For many clients who ask this question, a legal separation is just a pit stop on the road to divorce. However, some clients are not ready to divorce, and a legal separation allows them to cope with their family problems and try to reconcile before reaching the conclusion provided by a divorce. Depending on a client’s circumstances, a long-term legal separation may be a better option than getting a divorce. It is important to understand each option before making a decision.
A typical characteristic of a legal separation is living apart and working as a couple to divide up assets and debts in a way that would be permanent in the case of divorce. A legal separation is different from a physical separation where the couple is no longer living together. The process is basically the same as a divorce except that you are pleading to the court that your marriage is not irretrievably broken and receiving a Judgment of Legal Separation at the conclusion of the case which can be converted to a Judgment of Dissolution of Marriage after ninety days.
Not every legal separation is converted to a divorce. It is not unusual for a client to return requesting to convert to a divorce anywhere from ninety days to three years or so. Some clients do reconcile, return to a normal relationship status, and file a joint affidavit to set aside the Judgment of Legal Separation. Around ten percent of legally separated clients choose to remain legally separated indefinitely for religious or financial reasons.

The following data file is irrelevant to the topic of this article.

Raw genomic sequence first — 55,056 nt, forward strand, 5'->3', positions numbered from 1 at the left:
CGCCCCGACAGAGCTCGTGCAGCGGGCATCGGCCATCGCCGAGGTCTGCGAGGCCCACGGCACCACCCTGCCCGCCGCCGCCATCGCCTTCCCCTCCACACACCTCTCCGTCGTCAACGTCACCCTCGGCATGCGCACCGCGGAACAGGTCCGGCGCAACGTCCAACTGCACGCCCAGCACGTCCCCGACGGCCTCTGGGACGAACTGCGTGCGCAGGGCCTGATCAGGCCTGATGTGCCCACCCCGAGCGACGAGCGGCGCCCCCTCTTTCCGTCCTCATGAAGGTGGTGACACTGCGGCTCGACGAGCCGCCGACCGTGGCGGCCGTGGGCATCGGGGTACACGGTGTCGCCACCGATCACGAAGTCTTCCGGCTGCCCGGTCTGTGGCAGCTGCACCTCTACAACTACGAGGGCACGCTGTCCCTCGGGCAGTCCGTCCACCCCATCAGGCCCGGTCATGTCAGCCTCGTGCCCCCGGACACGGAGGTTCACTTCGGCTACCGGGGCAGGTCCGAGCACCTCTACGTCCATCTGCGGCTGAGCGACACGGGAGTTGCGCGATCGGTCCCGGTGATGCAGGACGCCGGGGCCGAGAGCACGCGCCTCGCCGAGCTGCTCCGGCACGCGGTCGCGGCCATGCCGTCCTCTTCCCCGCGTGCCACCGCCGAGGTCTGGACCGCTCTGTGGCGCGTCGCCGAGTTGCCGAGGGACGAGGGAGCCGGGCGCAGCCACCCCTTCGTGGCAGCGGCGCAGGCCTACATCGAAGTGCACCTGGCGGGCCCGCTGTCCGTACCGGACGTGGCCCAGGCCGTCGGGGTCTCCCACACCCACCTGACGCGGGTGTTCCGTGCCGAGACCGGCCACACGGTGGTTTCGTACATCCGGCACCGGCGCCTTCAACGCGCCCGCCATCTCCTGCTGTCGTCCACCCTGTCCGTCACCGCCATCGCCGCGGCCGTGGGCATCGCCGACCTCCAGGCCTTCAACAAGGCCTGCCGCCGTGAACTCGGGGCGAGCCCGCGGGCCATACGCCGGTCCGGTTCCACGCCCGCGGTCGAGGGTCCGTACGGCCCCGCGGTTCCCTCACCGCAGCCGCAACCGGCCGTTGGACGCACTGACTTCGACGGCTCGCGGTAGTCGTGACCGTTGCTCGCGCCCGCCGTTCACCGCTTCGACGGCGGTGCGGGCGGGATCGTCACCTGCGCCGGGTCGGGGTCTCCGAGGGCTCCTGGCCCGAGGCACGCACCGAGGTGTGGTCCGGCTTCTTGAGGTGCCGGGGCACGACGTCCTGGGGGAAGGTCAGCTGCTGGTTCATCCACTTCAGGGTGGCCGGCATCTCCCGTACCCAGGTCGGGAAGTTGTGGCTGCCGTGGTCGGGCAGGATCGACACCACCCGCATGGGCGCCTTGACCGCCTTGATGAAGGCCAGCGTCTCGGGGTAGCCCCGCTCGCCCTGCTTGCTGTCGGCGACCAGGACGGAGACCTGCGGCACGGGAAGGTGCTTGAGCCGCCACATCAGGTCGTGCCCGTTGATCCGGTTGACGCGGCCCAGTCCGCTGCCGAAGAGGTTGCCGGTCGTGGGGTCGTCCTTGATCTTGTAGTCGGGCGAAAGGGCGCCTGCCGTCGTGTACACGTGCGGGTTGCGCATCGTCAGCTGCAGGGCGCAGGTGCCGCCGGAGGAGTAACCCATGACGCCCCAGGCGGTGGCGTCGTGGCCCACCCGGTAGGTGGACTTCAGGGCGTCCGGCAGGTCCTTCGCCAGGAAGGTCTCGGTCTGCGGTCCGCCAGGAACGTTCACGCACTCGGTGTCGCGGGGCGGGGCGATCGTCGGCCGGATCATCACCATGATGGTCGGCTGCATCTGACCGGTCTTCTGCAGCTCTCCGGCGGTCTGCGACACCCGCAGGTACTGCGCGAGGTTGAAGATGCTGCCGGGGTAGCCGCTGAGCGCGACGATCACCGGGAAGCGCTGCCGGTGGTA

The important characteristic of divorce is finality. It is a legal dissolution of a marriage and divides property and debt without the possibility of reconciliation. The divorce process can have long-term effects on finances, career, family structure, and the lifestyle of everyone involved. Due to this finality, it is important for a client to understand the seriousness of divorce and how it can affect the family’s healthcare coverage, retirement savings, and long-term securities investments that need to be split up and may have taxable consequences.
The main difference between a legal separation and divorce is that you remain married while legally separated. Until a married couple is divorced, they both must report that they are married on any financial form. This distinction means that legally separated couples can continue to benefit from their relationships, including Social Security and pension plans. Additionally, any child born to the legally separated couple will be assumed to be parented by both of them unless proven otherwise in a separate filing with the court.
Does Missouri Require a Legal Separation to Divorce
In some states, a couple must undergo a separation to obtain a divorce; however, Missouri does not require a separation period as a qualification to divorce. No matter what process you choose to do, you should surround yourself with people who can help you through the difficult process of ending a marriage. Consulting with a divorce attorney can help you explore the option of legal separation further. You could meet with a marriage counselor who can guide you and your spouse through the legal separation or reconciliation process. Additionally, you could meet with a therapist for individual counseling since the stress of either a legal separation or divorce can be a significant change in anyone’s life.
Should you need the advice of a divorce attorney or have questions or concerns about your situation, know that we are here to help and discuss those issues with you.